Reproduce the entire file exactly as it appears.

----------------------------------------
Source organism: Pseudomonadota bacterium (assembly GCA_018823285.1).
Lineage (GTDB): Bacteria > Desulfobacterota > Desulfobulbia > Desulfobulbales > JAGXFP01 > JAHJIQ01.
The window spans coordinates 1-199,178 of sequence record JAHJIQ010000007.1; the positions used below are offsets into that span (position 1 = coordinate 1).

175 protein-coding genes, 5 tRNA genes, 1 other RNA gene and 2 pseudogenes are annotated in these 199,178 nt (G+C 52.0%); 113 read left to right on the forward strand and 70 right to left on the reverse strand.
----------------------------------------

Source organism: Pseudomonadota bacterium (assembly GCA_018823285.1).
Lineage (GTDB): Bacteria > Desulfobacterota > Desulfobulbia > Desulfobulbales > JAGXFP01 > JAHJIQ01.
The window spans coordinates 1-199,178 of sequence record JAHJIQ010000007.1; the positions used below are offsets into that span (position 1 = coordinate 1).

175 protein-coding genes, 5 tRNA genes, 1 other RNA gene and 2 pseudogenes are annotated in these 199,178 nt (G+C 52.0%); 113 read left to right on the forward strand and 70 right to left on the reverse strand.